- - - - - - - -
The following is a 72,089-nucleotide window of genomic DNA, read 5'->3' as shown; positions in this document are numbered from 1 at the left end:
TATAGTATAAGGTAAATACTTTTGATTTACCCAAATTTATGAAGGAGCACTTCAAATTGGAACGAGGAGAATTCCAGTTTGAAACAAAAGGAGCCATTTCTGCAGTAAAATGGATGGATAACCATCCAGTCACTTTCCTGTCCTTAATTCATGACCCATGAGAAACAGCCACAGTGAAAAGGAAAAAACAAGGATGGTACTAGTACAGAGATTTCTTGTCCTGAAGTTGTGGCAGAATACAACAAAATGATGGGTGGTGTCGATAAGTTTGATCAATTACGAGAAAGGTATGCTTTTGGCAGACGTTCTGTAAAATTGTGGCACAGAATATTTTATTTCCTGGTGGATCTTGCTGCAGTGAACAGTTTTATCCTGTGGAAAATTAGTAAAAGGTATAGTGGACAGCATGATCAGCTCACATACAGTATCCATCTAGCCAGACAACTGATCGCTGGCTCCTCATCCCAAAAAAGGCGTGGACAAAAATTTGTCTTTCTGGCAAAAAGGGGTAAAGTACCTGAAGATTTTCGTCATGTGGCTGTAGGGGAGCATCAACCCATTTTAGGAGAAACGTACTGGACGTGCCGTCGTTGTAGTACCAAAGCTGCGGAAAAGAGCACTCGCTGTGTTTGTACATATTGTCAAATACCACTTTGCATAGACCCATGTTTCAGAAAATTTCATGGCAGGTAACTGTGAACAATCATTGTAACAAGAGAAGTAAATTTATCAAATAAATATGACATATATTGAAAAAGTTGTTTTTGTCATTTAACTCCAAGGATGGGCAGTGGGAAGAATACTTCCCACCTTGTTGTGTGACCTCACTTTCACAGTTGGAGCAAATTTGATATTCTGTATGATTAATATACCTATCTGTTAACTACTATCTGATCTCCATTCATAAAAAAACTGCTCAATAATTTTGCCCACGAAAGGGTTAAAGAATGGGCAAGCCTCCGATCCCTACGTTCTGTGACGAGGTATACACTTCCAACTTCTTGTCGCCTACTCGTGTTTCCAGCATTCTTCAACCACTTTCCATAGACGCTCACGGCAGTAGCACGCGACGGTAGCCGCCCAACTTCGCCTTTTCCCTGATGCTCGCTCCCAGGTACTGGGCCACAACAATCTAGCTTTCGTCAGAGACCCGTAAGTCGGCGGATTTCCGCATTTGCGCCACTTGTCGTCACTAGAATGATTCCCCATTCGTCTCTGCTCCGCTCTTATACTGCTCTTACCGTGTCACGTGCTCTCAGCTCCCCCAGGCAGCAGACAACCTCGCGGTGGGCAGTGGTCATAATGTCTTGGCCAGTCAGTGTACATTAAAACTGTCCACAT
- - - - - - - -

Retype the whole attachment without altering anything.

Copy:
The following is a 72,089-nucleotide window of genomic DNA, read 5'->3' as shown; positions in this document are numbered from 1 at the left end:
TATAGTATAAGGTAAATACTTTTGATTTACCCAAATTTATGAAGGAGCACTTCAAATTGGAACGAGGAGAATTCCAGTTTGAAACAAAAGGAGCCATTTCTGCAGTAAAATGGATGGATAACCATCCAGTCACTTTCCTGTCCTTAATTCATGACCCATGAGAAACAGCCACAGTGAAAAGGAAAAAACAAGGATGGTACTAGTACAGAGATTTCTTGTCCTGAAGTTGTGGCAGAATACAACAAAATGATGGGTGGTGTCGATAAGTTTGATCAATTACGAGAAAGGTATGCTTTTGGCAGACGTTCTGTAAAATTGTGGCACAGAATATTTTATTTCCTGGTGGATCTTGCTGCAGTGAACAGTTTTATCCTGTGGAAAATTAGTAAAAGGTATAGTGGACAGCATGATCAGCTCACATACAGTATCCATCTAGCCAGACAACTGATCGCTGGCTCCTCATCCCAAAAAAGGCGTGGACAAAAATTTGTCTTTCTGGCAAAAAGGGGTAAAGTACCTGAAGATTTTCGTCATGTGGCTGTAGGGGAGCATCAACCCATTTTAGGAGAAACGTACTGGACGTGCCGTCGTTGTAGTACCAAAGCTGCGGAAAAGAGCACTCGCTGTGTTTGTACATATTGTCAAATACCACTTTGCATAGACCCATGTTTCAGAAAATTTCATGGCAGGTAACTGTGAACAATCATTGTAACAAGAGAAGTAAATTTATCAAATAAATATGACATATATTGAAAAAGTTGTTTTTGTCATTTAACTCCAAGGATGGGCAGTGGGAAGAATACTTCCCACCTTGTTGTGTGACCTCACTTTCACAGTTGGAGCAAATTTGATATTCTGTATGATTAATATACCTATCTGTTAACTACTATCTGATCTCCATTCATAAAAAAACTGCTCAATAATTTTGCCCACGAAAGGGTTAAAGAATGGGCAAGCCTCCGATCCCTACGTTCTGTGACGAGGTATACACTTCCAACTTCTTGTCGCCTACTCGTGTTTCCAGCATTCTTCAACCACTTTCCATAGACGCTCACGGCAGTAGCACGCGACGGTAGCCGCCCAACTTCGCCTTTTCCCTGATGCTCGCTCCCAGGTACTGGGCCACAACAATCTAGCTTTCGTCAGAGACCCGTAAGTCGGCGGATTTCCGCATTTGCGCCACTTGTCGTCACTAGAATGATTCCCCATTCGTCTCTGCTCCGCTCTTATACTGCTCTTACCGTGTCACGTGCTCTCAGCTCCCCCAGGCAGCAGACAACCTCGCGGTGGGCAGTGGTCATAATGTCTTGGCCAGTCAGTGTACATTAAAACTGTCCACAT